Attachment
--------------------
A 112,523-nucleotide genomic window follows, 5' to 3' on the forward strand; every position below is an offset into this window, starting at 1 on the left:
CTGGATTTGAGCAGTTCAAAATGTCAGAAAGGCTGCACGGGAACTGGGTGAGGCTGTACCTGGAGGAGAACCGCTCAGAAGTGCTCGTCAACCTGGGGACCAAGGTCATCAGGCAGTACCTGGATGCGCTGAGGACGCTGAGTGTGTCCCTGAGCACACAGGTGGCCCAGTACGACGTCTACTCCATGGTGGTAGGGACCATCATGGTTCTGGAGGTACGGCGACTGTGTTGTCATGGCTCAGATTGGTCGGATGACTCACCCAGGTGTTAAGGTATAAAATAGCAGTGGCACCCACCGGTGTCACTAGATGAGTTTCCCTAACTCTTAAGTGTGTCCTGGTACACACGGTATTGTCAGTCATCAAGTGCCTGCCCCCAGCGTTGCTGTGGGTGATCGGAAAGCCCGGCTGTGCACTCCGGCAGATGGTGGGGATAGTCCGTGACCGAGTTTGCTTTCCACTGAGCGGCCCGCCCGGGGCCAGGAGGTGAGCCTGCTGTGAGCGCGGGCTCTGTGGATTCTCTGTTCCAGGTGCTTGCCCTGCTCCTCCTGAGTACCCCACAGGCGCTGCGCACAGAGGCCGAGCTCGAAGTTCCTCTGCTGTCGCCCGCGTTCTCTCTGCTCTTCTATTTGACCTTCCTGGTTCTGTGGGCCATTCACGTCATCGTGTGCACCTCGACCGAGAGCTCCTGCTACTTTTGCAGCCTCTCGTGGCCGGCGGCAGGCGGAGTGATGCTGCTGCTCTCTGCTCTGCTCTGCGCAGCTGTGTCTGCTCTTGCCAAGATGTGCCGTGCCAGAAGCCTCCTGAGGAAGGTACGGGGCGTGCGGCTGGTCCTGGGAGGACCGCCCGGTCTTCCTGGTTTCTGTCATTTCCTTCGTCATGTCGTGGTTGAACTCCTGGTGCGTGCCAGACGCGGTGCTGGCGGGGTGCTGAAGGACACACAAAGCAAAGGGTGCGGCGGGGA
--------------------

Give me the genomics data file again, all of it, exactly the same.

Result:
A 112,523-nucleotide genomic window follows, 5' to 3' on the forward strand; every position below is an offset into this window, starting at 1 on the left:
CTGGATTTGAGCAGTTCAAAATGTCAGAAAGGCTGCACGGGAACTGGGTGAGGCTGTACCTGGAGGAGAACCGCTCAGAAGTGCTCGTCAACCTGGGGACCAAGGTCATCAGGCAGTACCTGGATGCGCTGAGGACGCTGAGTGTGTCCCTGAGCACACAGGTGGCCCAGTACGACGTCTACTCCATGGTGGTAGGGACCATCATGGTTCTGGAGGTACGGCGACTGTGTTGTCATGGCTCAGATTGGTCGGATGACTCACCCAGGTGTTAAGGTATAAAATAGCAGTGGCACCCACCGGTGTCACTAGATGAGTTTCCCTAACTCTTAAGTGTGTCCTGGTACACACGGTATTGTCAGTCATCAAGTGCCTGCCCCCAGCGTTGCTGTGGGTGATCGGAAAGCCCGGCTGTGCACTCCGGCAGATGGTGGGGATAGTCCGTGACCGAGTTTGCTTTCCACTGAGCGGCCCGCCCGGGGCCAGGAGGTGAGCCTGCTGTGAGCGCGGGCTCTGTGGATTCTCTGTTCCAGGTGCTTGCCCTGCTCCTCCTGAGTACCCCACAGGCGCTGCGCACAGAGGCCGAGCTCGAAGTTCCTCTGCTGTCGCCCGCGTTCTCTCTGCTCTTCTATTTGACCTTCCTGGTTCTGTGGGCCATTCACGTCATCGTGTGCACCTCGACCGAGAGCTCCTGCTACTTTTGCAGCCTCTCGTGGCCGGCGGCAGGCGGAGTGATGCTGCTGCTCTCTGCTCTGCTCTGCGCAGCTGTGTCTGCTCTTGCCAAGATGTGCCGTGCCAGAAGCCTCCTGAGGAAGGTACGGGGCGTGCGGCTGGTCCTGGGAGGACCGCCCGGTCTTCCTGGTTTCTGTCATTTCCTTCGTCATGTCGTGGTTGAACTCCTGGTGCGTGCCAGACGCGGTGCTGGCGGGGTGCTGAAGGACACACAAAGCAAAGGGTGCGGCGGGGA